Installation: how it's done

Once the ventilation ducts are in place, the installation of the range hood is relatively simple. The height, or the distance between the range and range hood, varies according to the type of cooktop, suction and exhaust capacity, and the type of unit. As a general rule, the closer the hood is to the cooking surface, the more effective the suction and evacuation of foul air will be.

Lower-performing hoods should be installed 18" to 24" from the cooktop.

Average-performing hoods should be installed 24" to 30" from the cooktop.

Top-performing and commercial-type hoods should be positioned 30" to 36" from the cooktop.

These are general guidelines and will vary according to individual manufacturers. Be sure to read the instructions carefully.

  • The location of the exhaust opening may vary from one manufacturer to another.
  • The circumference of the ducting must be the same or greater than that of the connection located on the hood.
  • A range hood should be installed a minimum of 20" above an electric unit and 30" above a gas range. For optimum efficiency, the distance between the cooking surface and hood should not exceed 30".
  • Make the ductwork run as short and as straight as possible and with as few turns as possible. When this is not possible, remember that 45° angles allow for better air circulation than 90° angles. Don't forget to terminate with a roof cap or wall cap.
  • With 6" round ducting, install a transition piece and seal joints with 2" duct tape. The wall duct should be prepared for the adaptor that should be inserted easily into the duct.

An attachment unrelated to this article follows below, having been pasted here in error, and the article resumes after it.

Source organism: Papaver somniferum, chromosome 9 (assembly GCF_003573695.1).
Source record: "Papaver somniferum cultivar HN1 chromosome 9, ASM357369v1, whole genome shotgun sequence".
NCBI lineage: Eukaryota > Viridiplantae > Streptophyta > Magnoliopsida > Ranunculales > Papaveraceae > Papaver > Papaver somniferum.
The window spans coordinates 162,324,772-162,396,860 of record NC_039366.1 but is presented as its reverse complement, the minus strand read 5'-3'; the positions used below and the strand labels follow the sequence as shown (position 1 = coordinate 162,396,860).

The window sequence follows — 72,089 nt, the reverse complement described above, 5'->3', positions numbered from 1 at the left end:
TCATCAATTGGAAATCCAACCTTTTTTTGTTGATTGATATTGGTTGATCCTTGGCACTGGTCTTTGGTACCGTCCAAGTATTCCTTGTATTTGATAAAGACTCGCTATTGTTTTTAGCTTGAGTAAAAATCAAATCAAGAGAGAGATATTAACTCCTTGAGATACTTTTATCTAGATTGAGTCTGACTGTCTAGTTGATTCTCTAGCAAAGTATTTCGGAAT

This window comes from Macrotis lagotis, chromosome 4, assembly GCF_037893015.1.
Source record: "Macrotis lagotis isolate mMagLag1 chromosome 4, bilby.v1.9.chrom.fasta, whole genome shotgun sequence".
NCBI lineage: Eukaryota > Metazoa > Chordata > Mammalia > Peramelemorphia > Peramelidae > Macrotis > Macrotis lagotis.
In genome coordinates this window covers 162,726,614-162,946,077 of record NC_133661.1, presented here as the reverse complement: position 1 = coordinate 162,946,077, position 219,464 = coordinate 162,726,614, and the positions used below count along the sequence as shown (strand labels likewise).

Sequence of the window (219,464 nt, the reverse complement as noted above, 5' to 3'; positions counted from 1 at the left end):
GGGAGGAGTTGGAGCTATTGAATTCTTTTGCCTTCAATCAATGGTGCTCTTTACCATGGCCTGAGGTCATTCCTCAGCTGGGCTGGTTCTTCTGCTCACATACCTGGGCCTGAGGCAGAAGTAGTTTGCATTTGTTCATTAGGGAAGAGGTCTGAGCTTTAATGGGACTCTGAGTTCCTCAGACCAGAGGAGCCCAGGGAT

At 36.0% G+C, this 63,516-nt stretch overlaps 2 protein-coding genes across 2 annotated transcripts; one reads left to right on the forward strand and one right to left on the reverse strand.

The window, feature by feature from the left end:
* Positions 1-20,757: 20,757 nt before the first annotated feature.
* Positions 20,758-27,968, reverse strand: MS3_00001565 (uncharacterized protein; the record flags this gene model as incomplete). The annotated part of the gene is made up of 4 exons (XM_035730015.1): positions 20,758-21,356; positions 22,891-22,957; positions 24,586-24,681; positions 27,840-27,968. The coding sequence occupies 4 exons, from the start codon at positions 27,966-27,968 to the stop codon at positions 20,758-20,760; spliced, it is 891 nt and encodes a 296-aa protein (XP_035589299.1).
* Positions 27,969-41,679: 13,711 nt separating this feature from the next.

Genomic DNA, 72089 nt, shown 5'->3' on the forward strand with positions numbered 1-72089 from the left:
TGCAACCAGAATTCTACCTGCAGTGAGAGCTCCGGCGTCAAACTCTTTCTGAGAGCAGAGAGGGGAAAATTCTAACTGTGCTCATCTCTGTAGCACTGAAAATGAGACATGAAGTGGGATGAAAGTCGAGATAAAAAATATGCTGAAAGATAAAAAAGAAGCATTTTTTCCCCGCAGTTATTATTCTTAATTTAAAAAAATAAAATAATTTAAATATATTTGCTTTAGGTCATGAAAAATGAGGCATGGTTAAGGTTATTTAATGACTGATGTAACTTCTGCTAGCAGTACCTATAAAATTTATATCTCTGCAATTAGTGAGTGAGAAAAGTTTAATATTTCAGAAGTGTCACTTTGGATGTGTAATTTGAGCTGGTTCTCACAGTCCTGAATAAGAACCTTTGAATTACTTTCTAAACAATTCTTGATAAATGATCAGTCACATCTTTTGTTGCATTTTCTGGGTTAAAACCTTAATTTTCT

• Never terminate venting into an attic. Excess moisture will damage wood structures and drywall. Furthermore, expelled cooking grease can create a fire hazard and will attract unwanted insects.
  • Always use rigid steel ducts. Flexible duct pipe or corrugated metal are more prone to grease build-up, which can present a fire hazard.
Whatever installation method you choose, it is generally wise to consult an electrician. If you decide to do the installation yourself and to connect the range hood to an existing electrical circuit, remember the 15- amp rule, whereby the total load on any circuit breaker may not exceed 15 amps. If the range hood's additional amperage plus existing elements (other appliances, lights, etc.) totals more than 15 amps, you'll need to wire it into an empty breaker slot in the main panel.

The optimum amperage (light and fan speed settings) will be indicated on a label attached to the hood. The Building Code requires that you install a junction box at every wire junction.

Remember that all electrical installations in Quebec must be carried out by a master electrician and member of the Corporation des maîtres électriciens du Québec (CMEQ).

A few maintenance tips

Before purchasing, run your hand lightly on the underside of the hood to make sure there are no rough or sharp edges that could cause any injuries when you're cleaning. Grease and soot accumulate in the filters, on the underside of the hood and on ducts. If you let filters become obstructed, their effectiveness will be compromised.

Maintenance should be carried out as follows:
  • Soak aluminum mesh filters in soapy water or put them in the dishwasher to break down accumulated grease;
  • Clean all surfaces with a mild dish soap, and at least once a month;
  • Replace charcoal filters 2 to 4 times per year depending on how often the hood is used;
  • Clean the fan blades. In many centrifugal fan models, these easy-to-remove blades can be put in the dishwasher.
For more information on proper ventilation, see our Tips for Better Ventilation and Air Conditioning section.